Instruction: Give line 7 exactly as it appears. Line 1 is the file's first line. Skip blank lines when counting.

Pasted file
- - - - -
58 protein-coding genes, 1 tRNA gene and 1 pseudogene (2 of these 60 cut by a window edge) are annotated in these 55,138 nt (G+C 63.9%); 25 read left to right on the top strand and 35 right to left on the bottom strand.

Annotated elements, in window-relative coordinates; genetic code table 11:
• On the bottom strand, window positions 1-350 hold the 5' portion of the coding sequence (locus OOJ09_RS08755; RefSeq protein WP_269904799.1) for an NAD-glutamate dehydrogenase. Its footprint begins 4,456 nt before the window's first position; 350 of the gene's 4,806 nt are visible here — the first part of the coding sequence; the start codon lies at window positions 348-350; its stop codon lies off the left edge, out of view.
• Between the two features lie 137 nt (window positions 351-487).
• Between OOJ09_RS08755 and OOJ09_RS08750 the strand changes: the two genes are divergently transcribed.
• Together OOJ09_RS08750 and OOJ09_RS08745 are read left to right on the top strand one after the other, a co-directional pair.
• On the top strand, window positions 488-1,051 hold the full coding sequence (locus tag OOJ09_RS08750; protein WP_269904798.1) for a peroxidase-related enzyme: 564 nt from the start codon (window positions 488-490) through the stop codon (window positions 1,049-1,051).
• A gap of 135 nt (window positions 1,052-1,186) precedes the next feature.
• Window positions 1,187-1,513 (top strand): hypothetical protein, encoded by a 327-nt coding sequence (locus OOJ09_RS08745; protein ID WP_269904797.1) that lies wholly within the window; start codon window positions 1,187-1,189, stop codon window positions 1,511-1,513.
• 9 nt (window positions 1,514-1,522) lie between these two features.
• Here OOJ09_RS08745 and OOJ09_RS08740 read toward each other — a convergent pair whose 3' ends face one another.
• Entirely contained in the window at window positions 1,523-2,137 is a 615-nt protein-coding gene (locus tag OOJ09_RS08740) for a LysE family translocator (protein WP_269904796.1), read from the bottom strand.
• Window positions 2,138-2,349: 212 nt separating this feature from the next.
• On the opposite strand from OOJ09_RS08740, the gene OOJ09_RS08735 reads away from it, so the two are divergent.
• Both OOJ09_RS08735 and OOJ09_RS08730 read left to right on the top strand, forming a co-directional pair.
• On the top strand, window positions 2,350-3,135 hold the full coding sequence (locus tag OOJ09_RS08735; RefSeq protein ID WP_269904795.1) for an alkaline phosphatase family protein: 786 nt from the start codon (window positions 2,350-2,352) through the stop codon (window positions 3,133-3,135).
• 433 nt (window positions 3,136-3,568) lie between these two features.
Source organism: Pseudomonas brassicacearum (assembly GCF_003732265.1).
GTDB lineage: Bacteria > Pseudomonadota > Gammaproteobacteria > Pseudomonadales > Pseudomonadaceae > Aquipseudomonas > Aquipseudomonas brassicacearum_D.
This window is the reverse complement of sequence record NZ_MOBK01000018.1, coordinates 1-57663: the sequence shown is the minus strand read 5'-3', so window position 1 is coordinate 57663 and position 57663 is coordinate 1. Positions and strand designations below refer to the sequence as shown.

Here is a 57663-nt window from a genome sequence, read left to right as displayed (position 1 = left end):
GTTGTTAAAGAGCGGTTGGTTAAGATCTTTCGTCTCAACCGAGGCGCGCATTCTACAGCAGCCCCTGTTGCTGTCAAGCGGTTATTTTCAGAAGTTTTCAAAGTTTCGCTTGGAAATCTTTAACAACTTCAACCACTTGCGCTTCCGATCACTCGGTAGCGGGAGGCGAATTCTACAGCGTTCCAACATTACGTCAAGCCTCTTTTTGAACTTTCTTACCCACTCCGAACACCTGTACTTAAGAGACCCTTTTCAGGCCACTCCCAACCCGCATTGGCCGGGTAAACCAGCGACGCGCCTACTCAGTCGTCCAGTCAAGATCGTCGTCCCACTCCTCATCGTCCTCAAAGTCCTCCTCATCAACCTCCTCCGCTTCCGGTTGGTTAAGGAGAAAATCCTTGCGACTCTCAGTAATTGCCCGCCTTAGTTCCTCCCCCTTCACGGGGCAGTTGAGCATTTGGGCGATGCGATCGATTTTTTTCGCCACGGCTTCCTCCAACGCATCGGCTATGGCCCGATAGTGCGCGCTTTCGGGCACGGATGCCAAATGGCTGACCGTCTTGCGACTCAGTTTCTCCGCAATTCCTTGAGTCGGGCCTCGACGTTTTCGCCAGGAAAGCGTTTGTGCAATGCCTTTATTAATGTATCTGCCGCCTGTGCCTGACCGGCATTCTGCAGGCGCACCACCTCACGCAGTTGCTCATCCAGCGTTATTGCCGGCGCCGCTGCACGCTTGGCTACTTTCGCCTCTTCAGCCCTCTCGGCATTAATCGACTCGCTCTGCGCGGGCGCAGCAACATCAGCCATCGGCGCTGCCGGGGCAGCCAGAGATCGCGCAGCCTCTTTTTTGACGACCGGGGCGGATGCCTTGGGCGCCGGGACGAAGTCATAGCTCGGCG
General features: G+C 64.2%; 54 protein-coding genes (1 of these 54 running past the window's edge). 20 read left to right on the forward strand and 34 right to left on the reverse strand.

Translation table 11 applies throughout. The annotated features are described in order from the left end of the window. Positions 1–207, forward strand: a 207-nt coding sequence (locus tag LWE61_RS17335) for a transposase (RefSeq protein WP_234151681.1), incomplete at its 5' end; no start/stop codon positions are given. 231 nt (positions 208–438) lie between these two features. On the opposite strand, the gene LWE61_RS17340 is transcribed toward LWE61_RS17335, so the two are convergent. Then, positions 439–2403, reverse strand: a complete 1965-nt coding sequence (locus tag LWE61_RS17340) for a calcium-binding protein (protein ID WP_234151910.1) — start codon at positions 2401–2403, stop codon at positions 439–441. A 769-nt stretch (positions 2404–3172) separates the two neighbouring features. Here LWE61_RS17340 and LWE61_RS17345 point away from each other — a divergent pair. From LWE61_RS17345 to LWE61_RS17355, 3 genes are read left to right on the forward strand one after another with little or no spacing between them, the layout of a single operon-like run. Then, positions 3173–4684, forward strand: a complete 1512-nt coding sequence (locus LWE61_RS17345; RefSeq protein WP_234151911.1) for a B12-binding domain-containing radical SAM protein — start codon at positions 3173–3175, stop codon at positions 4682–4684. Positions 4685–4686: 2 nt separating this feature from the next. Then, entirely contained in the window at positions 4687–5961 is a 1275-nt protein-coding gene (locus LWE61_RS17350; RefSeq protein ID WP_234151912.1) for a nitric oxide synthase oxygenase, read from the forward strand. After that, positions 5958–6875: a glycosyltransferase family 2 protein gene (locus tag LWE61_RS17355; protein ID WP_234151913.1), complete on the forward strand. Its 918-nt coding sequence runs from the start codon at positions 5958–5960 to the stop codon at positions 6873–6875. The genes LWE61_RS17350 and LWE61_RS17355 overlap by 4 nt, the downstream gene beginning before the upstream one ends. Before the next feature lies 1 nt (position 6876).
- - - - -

• On the top strand, window positions 488-1,051 hold the full coding sequence (locus tag OOJ09_RS08750; protein WP_269904798.1) for a peroxidase-related enzyme: 564 nt from the start codon (window positions 488-490) through the stop codon (window positions 1,049-1,051).